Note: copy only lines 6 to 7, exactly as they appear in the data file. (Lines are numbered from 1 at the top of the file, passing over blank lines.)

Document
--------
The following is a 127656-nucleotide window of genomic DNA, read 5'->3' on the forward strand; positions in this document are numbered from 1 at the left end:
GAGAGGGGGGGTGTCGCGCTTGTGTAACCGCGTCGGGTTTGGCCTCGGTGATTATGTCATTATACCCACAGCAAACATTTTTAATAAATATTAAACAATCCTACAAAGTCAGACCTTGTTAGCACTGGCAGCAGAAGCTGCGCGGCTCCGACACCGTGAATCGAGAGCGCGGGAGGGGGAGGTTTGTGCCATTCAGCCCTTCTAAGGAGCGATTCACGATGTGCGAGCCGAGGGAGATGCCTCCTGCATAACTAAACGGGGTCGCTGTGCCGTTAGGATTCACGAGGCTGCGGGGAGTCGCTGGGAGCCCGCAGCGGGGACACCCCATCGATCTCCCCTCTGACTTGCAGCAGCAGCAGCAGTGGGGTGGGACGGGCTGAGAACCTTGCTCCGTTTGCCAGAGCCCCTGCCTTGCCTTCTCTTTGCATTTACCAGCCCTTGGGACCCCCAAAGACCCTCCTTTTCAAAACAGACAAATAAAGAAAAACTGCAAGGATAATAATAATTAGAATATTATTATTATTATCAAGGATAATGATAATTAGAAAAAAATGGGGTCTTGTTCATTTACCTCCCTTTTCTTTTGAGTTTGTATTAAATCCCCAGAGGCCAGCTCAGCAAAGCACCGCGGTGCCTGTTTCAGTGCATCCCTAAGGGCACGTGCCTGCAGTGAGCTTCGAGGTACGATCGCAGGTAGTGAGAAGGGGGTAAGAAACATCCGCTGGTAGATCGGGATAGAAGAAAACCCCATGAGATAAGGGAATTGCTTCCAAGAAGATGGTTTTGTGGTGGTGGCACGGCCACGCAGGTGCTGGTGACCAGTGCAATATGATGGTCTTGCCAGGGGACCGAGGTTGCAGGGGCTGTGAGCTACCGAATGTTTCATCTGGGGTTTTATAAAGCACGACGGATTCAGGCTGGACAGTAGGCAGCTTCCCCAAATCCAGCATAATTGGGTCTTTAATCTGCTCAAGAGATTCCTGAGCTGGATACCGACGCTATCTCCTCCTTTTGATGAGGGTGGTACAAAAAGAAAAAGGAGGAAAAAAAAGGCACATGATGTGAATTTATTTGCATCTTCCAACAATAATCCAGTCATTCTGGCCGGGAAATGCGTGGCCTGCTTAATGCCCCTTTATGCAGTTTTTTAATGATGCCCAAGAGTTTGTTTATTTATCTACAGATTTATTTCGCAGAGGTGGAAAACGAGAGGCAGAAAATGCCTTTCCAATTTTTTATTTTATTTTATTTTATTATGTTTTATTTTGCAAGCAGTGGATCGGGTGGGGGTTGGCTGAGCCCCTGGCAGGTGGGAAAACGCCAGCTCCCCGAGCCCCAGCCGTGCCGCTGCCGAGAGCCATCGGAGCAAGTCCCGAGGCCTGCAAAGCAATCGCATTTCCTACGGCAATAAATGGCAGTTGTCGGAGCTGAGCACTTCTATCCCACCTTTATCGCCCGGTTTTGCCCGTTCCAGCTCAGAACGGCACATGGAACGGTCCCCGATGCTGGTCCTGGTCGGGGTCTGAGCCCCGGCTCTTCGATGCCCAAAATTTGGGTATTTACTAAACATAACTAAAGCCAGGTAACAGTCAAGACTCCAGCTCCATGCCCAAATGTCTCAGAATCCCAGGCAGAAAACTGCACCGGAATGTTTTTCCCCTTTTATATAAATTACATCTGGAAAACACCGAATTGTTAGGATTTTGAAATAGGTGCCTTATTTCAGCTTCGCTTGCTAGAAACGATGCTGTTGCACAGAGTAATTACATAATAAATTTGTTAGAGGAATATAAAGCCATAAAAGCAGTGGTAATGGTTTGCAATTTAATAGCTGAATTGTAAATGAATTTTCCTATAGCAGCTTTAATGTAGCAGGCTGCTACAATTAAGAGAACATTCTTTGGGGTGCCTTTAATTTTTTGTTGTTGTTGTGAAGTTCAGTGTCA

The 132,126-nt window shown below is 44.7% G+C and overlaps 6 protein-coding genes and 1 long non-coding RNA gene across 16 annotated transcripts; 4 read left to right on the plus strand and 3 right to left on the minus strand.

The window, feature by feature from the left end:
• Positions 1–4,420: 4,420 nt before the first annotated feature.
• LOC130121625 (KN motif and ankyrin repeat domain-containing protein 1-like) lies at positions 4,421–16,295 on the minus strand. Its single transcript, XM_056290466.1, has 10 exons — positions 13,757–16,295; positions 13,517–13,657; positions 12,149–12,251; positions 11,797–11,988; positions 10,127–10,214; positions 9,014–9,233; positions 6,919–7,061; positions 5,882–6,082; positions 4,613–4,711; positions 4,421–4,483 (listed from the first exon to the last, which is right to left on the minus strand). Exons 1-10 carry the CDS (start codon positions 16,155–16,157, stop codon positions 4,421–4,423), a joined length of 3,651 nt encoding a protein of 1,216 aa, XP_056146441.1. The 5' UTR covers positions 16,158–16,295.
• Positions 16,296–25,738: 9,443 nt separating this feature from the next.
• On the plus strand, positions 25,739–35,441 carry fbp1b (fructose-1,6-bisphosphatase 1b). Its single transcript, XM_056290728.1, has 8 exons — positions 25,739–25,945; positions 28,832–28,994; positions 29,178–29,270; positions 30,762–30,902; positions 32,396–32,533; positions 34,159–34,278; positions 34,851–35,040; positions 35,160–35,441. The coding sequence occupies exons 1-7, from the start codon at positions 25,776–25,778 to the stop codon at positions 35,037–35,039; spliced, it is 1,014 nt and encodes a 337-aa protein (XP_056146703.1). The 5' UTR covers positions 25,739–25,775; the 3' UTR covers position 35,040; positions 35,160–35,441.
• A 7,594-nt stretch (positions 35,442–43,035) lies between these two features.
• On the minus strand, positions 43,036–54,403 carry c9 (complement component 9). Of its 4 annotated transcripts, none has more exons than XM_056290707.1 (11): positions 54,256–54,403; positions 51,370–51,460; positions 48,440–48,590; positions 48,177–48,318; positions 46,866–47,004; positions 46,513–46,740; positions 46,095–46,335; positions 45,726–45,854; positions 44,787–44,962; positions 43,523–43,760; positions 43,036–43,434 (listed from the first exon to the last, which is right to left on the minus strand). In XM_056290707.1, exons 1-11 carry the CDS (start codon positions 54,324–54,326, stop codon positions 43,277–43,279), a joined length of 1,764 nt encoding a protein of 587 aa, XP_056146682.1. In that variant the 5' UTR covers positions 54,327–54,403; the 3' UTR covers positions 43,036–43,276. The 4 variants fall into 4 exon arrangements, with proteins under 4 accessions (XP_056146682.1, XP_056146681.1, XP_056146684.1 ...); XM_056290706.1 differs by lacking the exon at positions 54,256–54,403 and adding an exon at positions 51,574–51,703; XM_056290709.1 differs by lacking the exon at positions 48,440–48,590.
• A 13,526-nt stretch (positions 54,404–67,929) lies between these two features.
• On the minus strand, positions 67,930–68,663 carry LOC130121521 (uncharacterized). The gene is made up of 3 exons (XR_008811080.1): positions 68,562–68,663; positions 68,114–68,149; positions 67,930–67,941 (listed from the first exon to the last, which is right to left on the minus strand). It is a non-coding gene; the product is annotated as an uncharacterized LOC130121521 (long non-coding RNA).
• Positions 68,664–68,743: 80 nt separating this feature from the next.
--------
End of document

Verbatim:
• LOC130121625 (KN motif and ankyrin repeat domain-containing protein 1-like) lies at positions 4,421–16,295 on the minus strand. Its single transcript, XM_056290466.1, has 10 exons — positions 13,757–16,295; positions 13,517–13,657; positions 12,149–12,251; positions 11,797–11,988; positions 10,127–10,214; positions 9,014–9,233; positions 6,919–7,061; positions 5,882–6,082; positions 4,613–4,711; positions 4,421–4,483 (listed from the first exon to the last, which is right to left on the minus strand). Exons 1-10 carry the CDS (start codon positions 16,155–16,157, stop codon positions 4,421–4,423), a joined length of 3,651 nt encoding a protein of 1,216 aa, XP_056146441.1. The 5' UTR covers positions 16,158–16,295.
• Positions 16,296–25,738: 9,443 nt separating this feature from the next.